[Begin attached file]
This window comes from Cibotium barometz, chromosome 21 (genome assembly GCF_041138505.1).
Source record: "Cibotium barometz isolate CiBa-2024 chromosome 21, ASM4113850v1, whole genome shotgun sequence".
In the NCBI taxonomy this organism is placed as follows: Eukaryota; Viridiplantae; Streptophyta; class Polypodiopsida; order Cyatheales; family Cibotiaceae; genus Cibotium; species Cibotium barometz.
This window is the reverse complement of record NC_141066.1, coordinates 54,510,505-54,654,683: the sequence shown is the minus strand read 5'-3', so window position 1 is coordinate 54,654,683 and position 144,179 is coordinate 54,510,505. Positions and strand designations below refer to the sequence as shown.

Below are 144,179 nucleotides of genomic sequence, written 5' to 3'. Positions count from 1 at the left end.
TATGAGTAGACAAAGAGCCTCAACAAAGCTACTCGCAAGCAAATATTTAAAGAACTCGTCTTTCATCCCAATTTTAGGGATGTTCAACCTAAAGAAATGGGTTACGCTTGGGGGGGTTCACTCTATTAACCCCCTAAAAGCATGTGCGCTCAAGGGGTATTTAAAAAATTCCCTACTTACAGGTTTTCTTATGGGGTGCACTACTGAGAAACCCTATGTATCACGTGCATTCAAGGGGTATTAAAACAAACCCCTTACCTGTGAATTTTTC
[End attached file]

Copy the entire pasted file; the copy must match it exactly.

This window comes from Cibotium barometz, chromosome 21 (genome assembly GCF_041138505.1).
Source record: "Cibotium barometz isolate CiBa-2024 chromosome 21, ASM4113850v1, whole genome shotgun sequence".
In the NCBI taxonomy this organism is placed as follows: Eukaryota; Viridiplantae; Streptophyta; class Polypodiopsida; order Cyatheales; family Cibotiaceae; genus Cibotium; species Cibotium barometz.
This window is the reverse complement of record NC_141066.1, coordinates 54,510,505-54,654,683: the sequence shown is the minus strand read 5'-3', so window position 1 is coordinate 54,654,683 and position 144,179 is coordinate 54,510,505. Positions and strand designations below refer to the sequence as shown.

Below are 144,179 nucleotides of genomic sequence, written 5' to 3'. Positions count from 1 at the left end.
TATGAGTAGACAAAGAGCCTCAACAAAGCTACTCGCAAGCAAATATTTAAAGAACTCGTCTTTCATCCCAATTTTAGGGATGTTCAACCTAAAGAAATGGGTTACGCTTGGGGGGGTTCACTCTATTAACCCCCTAAAAGCATGTGCGCTCAAGGGGTATTTAAAAAATTCCCTACTTACAGGTTTTCTTATGGGGTGCACTACTGAGAAACCCTATGTATCACGTGCATTCAAGGGGTATTAAAACAAACCCCTTACCTGTGAATTTTTC